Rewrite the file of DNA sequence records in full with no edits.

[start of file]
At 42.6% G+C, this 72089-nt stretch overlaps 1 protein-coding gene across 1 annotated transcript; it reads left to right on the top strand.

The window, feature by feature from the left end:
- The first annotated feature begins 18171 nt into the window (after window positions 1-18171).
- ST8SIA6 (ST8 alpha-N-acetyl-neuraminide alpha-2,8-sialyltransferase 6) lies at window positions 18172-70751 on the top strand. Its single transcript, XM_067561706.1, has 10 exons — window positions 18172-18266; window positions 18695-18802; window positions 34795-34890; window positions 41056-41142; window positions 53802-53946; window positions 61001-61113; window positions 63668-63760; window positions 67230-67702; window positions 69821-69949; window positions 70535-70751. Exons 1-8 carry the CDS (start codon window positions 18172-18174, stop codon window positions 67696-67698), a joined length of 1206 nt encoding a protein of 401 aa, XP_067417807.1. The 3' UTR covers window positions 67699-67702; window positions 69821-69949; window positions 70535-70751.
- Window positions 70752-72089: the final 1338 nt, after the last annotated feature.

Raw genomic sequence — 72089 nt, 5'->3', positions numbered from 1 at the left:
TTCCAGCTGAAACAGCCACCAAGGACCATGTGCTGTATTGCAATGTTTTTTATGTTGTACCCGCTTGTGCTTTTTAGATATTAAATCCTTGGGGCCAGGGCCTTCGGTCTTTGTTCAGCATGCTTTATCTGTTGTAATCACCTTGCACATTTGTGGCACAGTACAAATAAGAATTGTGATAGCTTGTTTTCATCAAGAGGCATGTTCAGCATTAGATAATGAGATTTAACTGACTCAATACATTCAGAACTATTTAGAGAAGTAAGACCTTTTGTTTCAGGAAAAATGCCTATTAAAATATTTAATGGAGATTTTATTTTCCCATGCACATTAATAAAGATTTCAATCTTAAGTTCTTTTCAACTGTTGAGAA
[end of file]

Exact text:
At 42.6% G+C, this 72089-nt stretch overlaps 1 protein-coding gene across 1 annotated transcript; it reads left to right on the top strand.

The window, feature by feature from the left end:
- The first annotated feature begins 18171 nt into the window (after window positions 1-18171).
- ST8SIA6 (ST8 alpha-N-acetyl-neuraminide alpha-2,8-sialyltransferase 6) lies at window positions 18172-70751 on the top strand. Its single transcript, XM_067561706.1, has 10 exons — window positions 18172-18266; window positions 18695-18802; window positions 34795-34890; window positions 41056-41142; window positions 53802-53946; window positions 61001-61113; window positions 63668-63760; window positions 67230-67702; window positions 69821-69949; window positions 70535-70751. Exons 1-8 carry the CDS (start codon window positions 18172-18174, stop codon window positions 67696-67698), a joined length of 1206 nt encoding a protein of 401 aa, XP_067417807.1. The 3' UTR covers window positions 67699-67702; window positions 69821-69949; window positions 70535-70751.
- Window positions 70752-72089: the final 1338 nt, after the last annotated feature.

Raw genomic sequence — 72089 nt, 5'->3', positions numbered from 1 at the left:
TTCCAGCTGAAACAGCCACCAAGGACCATGTGCTGTATTGCAATGTTTTTTATGTTGTACCCGCTTGTGCTTTTTAGATATTAAATCCTTGGGGCCAGGGCCTTCGGTCTTTGTTCAGCATGCTTTATCTGTTGTAATCACCTTGCACATTTGTGGCACAGTACAAATAAGAATTGTGATAGCTTGTTTTCATCAAGAGGCATGTTCAGCATTAGATAATGAGATTTAACTGACTCAATACATTCAGAACTATTTAGAGAAGTAAGACCTTTTGTTTCAGGAAAAATGCCTATTAAAATATTTAATGGAGATTTTATTTTCCCATGCACATTAATAAAGATTTCAATCTTAAGTTCTTTTCAACTGTTGAGAA